News & trends from Nicolet Insurance Services for crop farmers ~ Issue 1, 2023
Crop Insurance Enrollment Ends – 2023 Crop Year
March 15th is the deadline for farmers to make their crop insurance elections for the 2023 crop year. If you would like to add crops to your policy or change your current coverage, please let your insurance specialist know prior to March 15th. Existing
polices will automatically renew if you do not make changes.
April 29th, 2023 – Production Reporting Deadline
April 29th is the deadline for producers to report crop yields to their insurance specialist. If you insured your crops last year, and you have not reported your yields yet, please do so ASAP. Also, if you intend to add new crops to your policy for the 2023 crop year, we will need to build your actual production history (APH) for those new crops by April 29th. Please work with your insurance specialist to have all production reported by April 29th.
NEW 2023!! Oats Coverage Changes
Revenue coverage is now available for oats! The Actual Production History (APH) plan of insurance will no longer be available starting in 2023. Producers can now choose between Revenue Protection or Yield Protection plans of insurance. If you currently carry oats coverage, your coverage will automatically transition to Yield Protection for the 2023 crop year. New changes also allow for Enterprise Unit structure in 2023.
Scan for Oats Fact Sheet
NEW 2023!! Crop Insurance
Rebates for Planting Cover Crops
The Wisconsin Department of Agriculture Trade & Consumer Protection (DATCP) has partnered with USDA, to establish crop insurance rebates for planting cover crops. Producers may enroll acres planted to cover crops in the fall of 2022, which will be planted to an insurable crop in 2023. Eligible applicants will receive a $5 per acre insurance rebate on their 2023 crop insurance invoice for every acre of cover crop enrolled and verified in the program. Producers can apply online at the WI DATCP website. Enrollment ends 1/31/23.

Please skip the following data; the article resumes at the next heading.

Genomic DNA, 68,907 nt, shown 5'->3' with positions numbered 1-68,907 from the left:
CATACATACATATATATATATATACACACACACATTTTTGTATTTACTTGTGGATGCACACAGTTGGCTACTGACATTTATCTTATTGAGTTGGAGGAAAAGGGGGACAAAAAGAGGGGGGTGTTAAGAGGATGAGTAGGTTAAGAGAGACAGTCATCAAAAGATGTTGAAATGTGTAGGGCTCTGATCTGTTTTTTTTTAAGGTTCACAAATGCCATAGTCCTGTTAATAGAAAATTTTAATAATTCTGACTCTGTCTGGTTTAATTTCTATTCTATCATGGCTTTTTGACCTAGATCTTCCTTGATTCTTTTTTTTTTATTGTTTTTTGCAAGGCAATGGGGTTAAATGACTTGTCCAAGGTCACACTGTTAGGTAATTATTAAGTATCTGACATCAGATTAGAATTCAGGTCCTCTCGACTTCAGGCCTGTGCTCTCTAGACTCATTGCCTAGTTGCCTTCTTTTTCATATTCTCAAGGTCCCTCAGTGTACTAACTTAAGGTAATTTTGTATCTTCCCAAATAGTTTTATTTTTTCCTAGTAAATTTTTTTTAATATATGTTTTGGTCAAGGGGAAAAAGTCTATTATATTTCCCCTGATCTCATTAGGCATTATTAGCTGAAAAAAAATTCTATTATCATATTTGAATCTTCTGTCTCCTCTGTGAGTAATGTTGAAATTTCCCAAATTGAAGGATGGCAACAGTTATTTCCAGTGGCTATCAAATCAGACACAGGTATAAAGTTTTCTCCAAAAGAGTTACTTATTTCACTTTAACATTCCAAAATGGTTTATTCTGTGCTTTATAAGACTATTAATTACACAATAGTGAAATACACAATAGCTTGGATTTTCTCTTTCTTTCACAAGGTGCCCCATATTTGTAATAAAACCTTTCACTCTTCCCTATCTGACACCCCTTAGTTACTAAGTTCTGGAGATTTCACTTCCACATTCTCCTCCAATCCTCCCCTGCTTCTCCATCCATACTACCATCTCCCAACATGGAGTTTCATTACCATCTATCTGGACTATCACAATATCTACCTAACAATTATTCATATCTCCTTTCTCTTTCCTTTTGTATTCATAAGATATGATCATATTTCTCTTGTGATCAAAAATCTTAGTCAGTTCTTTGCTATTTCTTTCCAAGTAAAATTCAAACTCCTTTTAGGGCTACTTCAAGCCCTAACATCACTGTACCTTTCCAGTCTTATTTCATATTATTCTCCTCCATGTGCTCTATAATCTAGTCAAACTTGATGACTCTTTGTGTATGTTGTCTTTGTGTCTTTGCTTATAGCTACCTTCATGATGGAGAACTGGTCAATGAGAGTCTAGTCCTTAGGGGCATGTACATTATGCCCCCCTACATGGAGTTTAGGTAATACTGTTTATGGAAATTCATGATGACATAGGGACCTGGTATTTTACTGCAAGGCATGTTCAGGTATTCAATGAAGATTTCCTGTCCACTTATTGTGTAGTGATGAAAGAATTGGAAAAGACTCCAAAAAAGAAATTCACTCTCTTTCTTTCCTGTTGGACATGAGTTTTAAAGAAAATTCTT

Scan for more information WIDATCP
NEW 2023!! CROPTEXT
Crop farmers have a plethora of dates to remember every year. When is the earliest planting date for soybeans? When is the crop insurance acreage reporting deadline? When is the deadline to enroll in the crop insurance rebate program? When is the final planting date for corn? Keep things organized with CROPTEXT! CROPTEXT is a service designed to send text reminders to your cell phone, leading up to important crop insurance deadlines. To enroll, use your cell phone and text the keyword CROPTEXT to 920-313-4100. Or you can scan the QR code with your cell phone camera, wait for the text message to load, then hit send.
It’s that simple!
NEW 2023!! Initial Planting Date Changes – Corn & Soybeans
New initial planting dates have been created for the 2023 crop year. The initial planting date is the earliest date producers can plant a crop and still maintain replant coverage eligibility through their multi-peril crop insurance policy. Acreage planted before the initial planting date can still be insured in most cases; however, should you need to replant the crop for any reason, no replanting payment will be made.
NEW 2023!! Final Planting Date Changes – Forage Seeding
The final planting dates for forage seeding have changed for the 2023 crop year. The final planting date is the last date producers can plant a crop and still maintain 100% of the production guarantee on their multi-peril crop insurance policy. Spring forage seeding planted after the final planting date is uninsurable. Fall forage seeding planted outside the insurable planting window for your county is uninsurable.
SEE PLANTING MAPS BELOW
Projected Prices & Harvest Prices